I’d like to take a moment to recognize the incredible 6-month transformation of Cynthia Bronte, one of my clients working diligently at reversing insulin resistance. This is another story that reflects the amazing mental, physical and emotional transformation that can occur with a strategic approach to plant-focused high-carbohydrate nutrition. Diagnosis with Type 2 Diabetes Cynthia was diagnosed with type 2 diabetes in 2003, in the midst of diabetic ketoacidosis (DKA), an acute life-threatening condition that typically marks the onset of type 1 diabetes. Cynthia’s symptoms of DKA were unmistakable, and included urinating more than 14 times per day, insatiable thirst and low energy. Cynthia was unaware that her fasting blood sugar was 5 times higher than normal, at 550 mg/dL (normal blood sugars range from 70 – 130 mg/dL). Treatment Protocol When Cynthia was first diagnosed with type 2 diabetes, she was instructed to consume a low carbohydrate diet in order to minimize blood sugar. She was instructed to eat foods that were high in protein and fat, while limiting her intake of fruits, artificial sweeteners, grains, pastas, rice, bread and cereal. As we’ve talked about in a previous article, she was initially instructed to minimize her intake of carbohydrates to minimize the amount of glucose that would eventually appear in her blood. Her diet plan followed what I refer to as “the linear diabetes nutrition model,” shown below. The problem with the linear model is that it does not address the underlying root cause of type 2 diabetes – insulin resistance. By eating a low carbohydrate diet, Cynthia was eating mainly fat and protein, resulting in increased lipid deposits in her liver and muscle tissue. In turn, increased fat storage in her liver and muscle resul Continue reading >>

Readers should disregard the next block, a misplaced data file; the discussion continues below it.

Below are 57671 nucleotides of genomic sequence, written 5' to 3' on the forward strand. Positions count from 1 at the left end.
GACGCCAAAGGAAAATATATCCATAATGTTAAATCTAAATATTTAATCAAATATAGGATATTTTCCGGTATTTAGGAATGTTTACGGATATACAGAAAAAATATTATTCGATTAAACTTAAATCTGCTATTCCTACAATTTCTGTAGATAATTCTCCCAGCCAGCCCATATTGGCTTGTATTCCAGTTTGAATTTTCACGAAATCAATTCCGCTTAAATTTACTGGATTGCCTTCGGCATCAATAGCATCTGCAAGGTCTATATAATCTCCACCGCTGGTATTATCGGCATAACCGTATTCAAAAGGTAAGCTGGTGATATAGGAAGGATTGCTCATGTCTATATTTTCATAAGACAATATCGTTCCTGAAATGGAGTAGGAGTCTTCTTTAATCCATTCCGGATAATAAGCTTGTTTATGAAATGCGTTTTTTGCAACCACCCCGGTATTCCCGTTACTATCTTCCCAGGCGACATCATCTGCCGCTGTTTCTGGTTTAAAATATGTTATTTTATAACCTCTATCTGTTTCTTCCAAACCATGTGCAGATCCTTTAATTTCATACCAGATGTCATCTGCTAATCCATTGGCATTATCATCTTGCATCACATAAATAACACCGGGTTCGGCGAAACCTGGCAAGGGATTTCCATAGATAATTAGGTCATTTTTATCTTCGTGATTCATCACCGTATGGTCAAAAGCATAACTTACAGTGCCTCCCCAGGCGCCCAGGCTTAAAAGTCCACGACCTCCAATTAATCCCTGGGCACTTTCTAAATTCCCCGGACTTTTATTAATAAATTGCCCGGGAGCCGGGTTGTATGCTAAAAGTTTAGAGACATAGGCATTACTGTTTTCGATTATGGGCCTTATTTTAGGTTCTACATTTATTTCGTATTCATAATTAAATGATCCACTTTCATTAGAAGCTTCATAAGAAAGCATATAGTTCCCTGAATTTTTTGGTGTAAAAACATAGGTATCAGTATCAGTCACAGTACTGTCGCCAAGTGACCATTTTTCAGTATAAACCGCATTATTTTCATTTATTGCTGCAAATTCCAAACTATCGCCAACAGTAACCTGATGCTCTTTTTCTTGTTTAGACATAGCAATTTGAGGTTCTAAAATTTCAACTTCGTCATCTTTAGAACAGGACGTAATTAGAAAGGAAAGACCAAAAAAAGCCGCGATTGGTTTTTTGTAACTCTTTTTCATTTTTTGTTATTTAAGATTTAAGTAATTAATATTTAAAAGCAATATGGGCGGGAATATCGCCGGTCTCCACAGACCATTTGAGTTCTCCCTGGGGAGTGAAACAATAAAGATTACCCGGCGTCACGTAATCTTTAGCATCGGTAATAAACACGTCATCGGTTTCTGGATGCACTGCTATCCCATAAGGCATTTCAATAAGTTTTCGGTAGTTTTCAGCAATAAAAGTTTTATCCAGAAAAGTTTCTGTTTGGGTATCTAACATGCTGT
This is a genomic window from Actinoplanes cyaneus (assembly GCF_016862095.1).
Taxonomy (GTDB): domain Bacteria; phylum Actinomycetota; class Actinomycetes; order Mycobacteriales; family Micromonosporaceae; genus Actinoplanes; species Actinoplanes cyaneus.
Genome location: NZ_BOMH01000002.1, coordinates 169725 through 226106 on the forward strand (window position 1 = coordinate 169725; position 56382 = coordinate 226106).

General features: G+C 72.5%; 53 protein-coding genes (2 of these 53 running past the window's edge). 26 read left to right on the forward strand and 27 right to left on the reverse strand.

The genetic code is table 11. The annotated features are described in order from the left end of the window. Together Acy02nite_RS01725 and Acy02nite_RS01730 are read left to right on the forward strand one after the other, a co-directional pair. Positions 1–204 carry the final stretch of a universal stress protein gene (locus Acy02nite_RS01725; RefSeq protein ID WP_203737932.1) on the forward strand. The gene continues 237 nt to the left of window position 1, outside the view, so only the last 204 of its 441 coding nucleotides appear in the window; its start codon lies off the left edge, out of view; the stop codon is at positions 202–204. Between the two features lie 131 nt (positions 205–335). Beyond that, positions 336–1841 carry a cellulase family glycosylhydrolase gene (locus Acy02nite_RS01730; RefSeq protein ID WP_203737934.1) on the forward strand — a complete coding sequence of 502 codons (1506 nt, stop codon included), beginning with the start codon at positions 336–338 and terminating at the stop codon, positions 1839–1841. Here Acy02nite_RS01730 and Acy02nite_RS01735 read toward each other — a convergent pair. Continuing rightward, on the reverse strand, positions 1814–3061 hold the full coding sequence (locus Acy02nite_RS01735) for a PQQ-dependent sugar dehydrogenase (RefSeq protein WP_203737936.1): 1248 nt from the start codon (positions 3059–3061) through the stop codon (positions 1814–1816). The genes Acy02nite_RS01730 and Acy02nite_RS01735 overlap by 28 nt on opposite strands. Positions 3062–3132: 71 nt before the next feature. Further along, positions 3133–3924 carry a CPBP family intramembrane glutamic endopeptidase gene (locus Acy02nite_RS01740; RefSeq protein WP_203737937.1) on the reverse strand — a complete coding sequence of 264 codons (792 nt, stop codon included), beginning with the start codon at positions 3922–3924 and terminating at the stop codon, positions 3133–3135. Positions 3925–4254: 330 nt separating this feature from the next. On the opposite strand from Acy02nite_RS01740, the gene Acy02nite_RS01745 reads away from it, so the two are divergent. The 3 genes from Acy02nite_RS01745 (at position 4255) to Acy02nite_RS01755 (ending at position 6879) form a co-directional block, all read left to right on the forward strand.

Type 2 Diabetes Causes

Type 2 Diabetes Causes

Type 2 diabetes has several causes: genetics and lifestyle are the most important ones. A combination of these factors can cause insulin resistance, when your body doesn’t use insulin as well as it should. Insulin resistance is the most common cause of type 2 diabetes. Genetics Play a Role in Type 2 Diabetes Type 2 diabetes can be hereditary. That doesn’t mean that if your mother or father has (or had) type 2 diabetes, you’re guaranteed to develop it; instead, it means that you have a greater chance of developing type 2. Researchers know that you can inherit a risk for type 2 diabetes, but it’s difficult to pinpoint which genes carry the risk. The medical community is hard at work trying to figure out the certain genetic mutations that lead to a risk of type 2. Lifestyle Is Very Important, Too Genes do play a role in type 2 diabetes, but lifestyle choices are also important. You can, for example, have a genetic mutation that may make you susceptible to type 2, but if you take good care of your body, you may not develop diabetes. Say that two people have the same genetic mutation. One of them eats well, watches their cholesterol, and stays physically fit, and the other is overweight (BMI greater than 25) and inactive. The person who is overweight and inactive is much more likely to develop type 2 diabetes because certain lifestyle choices greatly influence how well your body uses insulin. Lack of exercise: Physical activity has many benefits—one of them being that it can help you avoid type 2 diabetes, if you’re susceptible. Unhealthy meal planning choices: A meal plan filled with high-fat foods and lacking in fiber (which you can get from grains, vegetables, and fruits) increases the likelihood of type 2. Overweight/Obesity: Lack of exercise and unhealthy me Continue reading >>